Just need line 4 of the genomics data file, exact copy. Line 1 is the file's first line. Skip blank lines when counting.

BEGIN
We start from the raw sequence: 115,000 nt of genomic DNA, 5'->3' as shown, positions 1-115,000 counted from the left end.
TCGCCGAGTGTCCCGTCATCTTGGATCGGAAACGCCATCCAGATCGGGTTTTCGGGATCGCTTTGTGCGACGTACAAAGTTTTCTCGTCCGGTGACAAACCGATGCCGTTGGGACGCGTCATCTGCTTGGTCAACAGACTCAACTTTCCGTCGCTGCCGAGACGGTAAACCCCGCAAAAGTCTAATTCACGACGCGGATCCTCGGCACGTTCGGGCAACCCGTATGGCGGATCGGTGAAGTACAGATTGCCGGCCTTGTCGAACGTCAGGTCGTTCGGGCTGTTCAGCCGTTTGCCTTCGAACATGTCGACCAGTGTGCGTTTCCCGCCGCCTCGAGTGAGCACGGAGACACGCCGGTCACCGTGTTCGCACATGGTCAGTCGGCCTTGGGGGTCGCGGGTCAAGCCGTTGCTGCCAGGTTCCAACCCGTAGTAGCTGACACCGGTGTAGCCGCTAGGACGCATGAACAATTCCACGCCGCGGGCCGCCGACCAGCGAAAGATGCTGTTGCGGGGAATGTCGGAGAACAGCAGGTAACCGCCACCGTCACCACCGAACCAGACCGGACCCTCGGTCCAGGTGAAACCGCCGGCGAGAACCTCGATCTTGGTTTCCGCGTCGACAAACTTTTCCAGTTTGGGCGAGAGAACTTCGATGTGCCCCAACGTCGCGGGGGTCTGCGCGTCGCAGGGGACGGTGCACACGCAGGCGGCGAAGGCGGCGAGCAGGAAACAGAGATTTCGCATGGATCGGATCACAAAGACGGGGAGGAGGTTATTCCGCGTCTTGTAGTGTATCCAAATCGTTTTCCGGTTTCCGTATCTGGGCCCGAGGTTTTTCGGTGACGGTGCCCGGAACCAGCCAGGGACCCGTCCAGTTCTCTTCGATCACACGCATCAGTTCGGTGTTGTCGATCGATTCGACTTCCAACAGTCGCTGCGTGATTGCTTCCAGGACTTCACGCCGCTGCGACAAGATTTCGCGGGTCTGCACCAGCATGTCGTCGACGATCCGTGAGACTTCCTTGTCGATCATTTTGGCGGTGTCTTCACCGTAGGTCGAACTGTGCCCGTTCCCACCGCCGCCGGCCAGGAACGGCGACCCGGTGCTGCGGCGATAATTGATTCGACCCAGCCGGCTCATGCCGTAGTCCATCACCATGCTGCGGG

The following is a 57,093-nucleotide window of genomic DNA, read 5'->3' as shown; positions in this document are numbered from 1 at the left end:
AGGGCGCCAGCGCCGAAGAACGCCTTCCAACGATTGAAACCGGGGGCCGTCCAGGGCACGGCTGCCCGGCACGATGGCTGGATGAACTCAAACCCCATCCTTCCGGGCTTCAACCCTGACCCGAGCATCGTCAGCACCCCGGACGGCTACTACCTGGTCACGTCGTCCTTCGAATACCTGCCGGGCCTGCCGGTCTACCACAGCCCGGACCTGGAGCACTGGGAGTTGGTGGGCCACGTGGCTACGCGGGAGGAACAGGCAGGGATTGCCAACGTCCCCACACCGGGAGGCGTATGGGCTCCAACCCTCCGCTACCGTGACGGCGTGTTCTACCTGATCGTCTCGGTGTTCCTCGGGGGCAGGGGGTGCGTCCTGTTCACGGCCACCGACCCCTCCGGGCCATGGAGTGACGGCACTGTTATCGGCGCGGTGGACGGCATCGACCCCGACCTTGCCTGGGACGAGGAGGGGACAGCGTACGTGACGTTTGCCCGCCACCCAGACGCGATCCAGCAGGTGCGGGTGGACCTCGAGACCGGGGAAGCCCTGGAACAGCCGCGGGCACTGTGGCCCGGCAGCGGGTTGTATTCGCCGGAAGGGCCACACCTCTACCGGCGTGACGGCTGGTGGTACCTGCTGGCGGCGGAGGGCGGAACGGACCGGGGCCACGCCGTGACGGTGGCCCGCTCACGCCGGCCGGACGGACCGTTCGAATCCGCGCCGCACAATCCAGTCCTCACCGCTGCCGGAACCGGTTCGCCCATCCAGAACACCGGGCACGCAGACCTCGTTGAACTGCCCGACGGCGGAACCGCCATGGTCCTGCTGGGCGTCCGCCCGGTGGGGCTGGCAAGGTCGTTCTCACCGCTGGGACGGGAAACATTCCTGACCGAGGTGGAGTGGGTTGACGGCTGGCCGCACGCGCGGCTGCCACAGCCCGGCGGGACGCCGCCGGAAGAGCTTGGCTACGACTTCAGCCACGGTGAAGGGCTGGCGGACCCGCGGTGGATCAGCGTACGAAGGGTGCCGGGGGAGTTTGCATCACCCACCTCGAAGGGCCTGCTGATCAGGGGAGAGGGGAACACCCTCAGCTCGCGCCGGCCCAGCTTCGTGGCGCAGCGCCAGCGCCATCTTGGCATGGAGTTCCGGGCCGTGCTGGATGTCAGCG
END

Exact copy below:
AGGGCGCCAGCGCCGAAGAACGCCTTCCAACGATTGAAACCGGGGGCCGTCCAGGGCACGGCTGCCCGGCACGATGGCTGGATGAACTCAAACCCCATCCTTCCGGGCTTCAACCCTGACCCGAGCATCGTCAGCACCCCGGACGGCTACTACCTGGTCACGTCGTCCTTCGAATACCTGCCGGGCCTGCCGGTCTACCACAGCCCGGACCTGGAGCACTGGGAGTTGGTGGGCCACGTGGCTACGCGGGAGGAACAGGCAGGGATTGCCAACGTCCCCACACCGGGAGGCGTATGGGCTCCAACCCTCCGCTACCGTGACGGCGTGTTCTACCTGATCGTCTCGGTGTTCCTCGGGGGCAGGGGGTGCGTCCTGTTCACGGCCACCGACCCCTCCGGGCCATGGAGTGACGGCACTGTTATCGGCGCGGTGGACGGCATCGACCCCGACCTTGCCTGGGACGAGGAGGGGACAGCGTACGTGACGTTTGCCCGCCACCCAGACGCGATCCAGCAGGTGCGGGTGGACCTCGAGACCGGGGAAGCCCTGGAACAGCCGCGGGCACTGTGGCCCGGCAGCGGGTTGTATTCGCCGGAAGGGCCACACCTCTACCGGCGTGACGGCTGGTGGTACCTGCTGGCGGCGGAGGGCGGAACGGACCGGGGCCACGCCGTGACGGTGGCCCGCTCACGCCGGCCGGACGGACCGTTCGAATCCGCGCCGCACAATCCAGTCCTCACCGCTGCCGGAACCGGTTCGCCCATCCAGAACACCGGGCACGCAGACCTCGTTGAACTGCCCGACGGCGGAACCGCCATGGTCCTGCTGGGCGTCCGCCCGGTGGGGCTGGCAAGGTCGTTCTCACCGCTGGGACGGGAAACATTCCTGACCGAGGTGGAGTGGGTTGACGGCTGGCCGCACGCGCGGCTGCCACAGCCCGGCGGGACGCCGCCGGAAGAGCTTGGCTACGACTTCAGCCACGGTGAAGGGCTGGCGGACCCGCGGTGGATCAGCGTACGAAGGGTGCCGGGGGAGTTTGCATCACCCACCTCGAAGGGCCTGCTGATCAGGGGAGAGGGGAACACCCTCAGCTCGCGCCGGCCCAGCTTCGTGGCGCAGCGCCAGCGCCATCTTGGCATGGAGTTCCGGGCCGTGCTGGATGTCAGCG